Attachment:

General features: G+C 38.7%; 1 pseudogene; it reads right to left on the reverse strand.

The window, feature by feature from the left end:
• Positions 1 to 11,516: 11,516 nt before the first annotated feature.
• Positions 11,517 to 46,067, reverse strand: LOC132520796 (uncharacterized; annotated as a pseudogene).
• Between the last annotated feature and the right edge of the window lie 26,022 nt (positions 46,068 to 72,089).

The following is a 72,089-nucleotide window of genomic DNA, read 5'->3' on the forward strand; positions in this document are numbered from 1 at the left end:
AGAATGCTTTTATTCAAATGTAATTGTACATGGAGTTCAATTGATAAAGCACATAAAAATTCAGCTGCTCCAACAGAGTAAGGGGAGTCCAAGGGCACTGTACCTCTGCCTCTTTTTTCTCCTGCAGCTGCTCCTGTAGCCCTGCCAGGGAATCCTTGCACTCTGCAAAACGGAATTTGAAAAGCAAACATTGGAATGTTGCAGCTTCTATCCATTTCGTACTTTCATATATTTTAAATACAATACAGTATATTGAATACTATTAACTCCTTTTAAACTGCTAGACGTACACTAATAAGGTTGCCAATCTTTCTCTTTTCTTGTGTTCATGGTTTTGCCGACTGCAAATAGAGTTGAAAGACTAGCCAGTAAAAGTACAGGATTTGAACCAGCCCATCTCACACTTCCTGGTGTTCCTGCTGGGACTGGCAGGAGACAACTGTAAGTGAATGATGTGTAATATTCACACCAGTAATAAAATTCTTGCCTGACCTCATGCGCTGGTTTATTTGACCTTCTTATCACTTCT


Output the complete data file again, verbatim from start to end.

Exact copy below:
General features: G+C 38.7%; 1 pseudogene; it reads right to left on the reverse strand.

The window, feature by feature from the left end:
• Positions 1 to 11,516: 11,516 nt before the first annotated feature.
• Positions 11,517 to 46,067, reverse strand: LOC132520796 (uncharacterized; annotated as a pseudogene).
• Between the last annotated feature and the right edge of the window lie 26,022 nt (positions 46,068 to 72,089).

The following is a 72,089-nucleotide window of genomic DNA, read 5'->3' on the forward strand; positions in this document are numbered from 1 at the left end:
AGAATGCTTTTATTCAAATGTAATTGTACATGGAGTTCAATTGATAAAGCACATAAAAATTCAGCTGCTCCAACAGAGTAAGGGGAGTCCAAGGGCACTGTACCTCTGCCTCTTTTTTCTCCTGCAGCTGCTCCTGTAGCCCTGCCAGGGAATCCTTGCACTCTGCAAAACGGAATTTGAAAAGCAAACATTGGAATGTTGCAGCTTCTATCCATTTCGTACTTTCATATATTTTAAATACAATACAGTATATTGAATACTATTAACTCCTTTTAAACTGCTAGACGTACACTAATAAGGTTGCCAATCTTTCTCTTTTCTTGTGTTCATGGTTTTGCCGACTGCAAATAGAGTTGAAAGACTAGCCAGTAAAAGTACAGGATTTGAACCAGCCCATCTCACACTTCCTGGTGTTCCTGCTGGGACTGGCAGGAGACAACTGTAAGTGAATGATGTGTAATATTCACACCAGTAATAAAATTCTTGCCTGACCTCATGCGCTGGTTTATTTGACCTTCTTATCACTTCT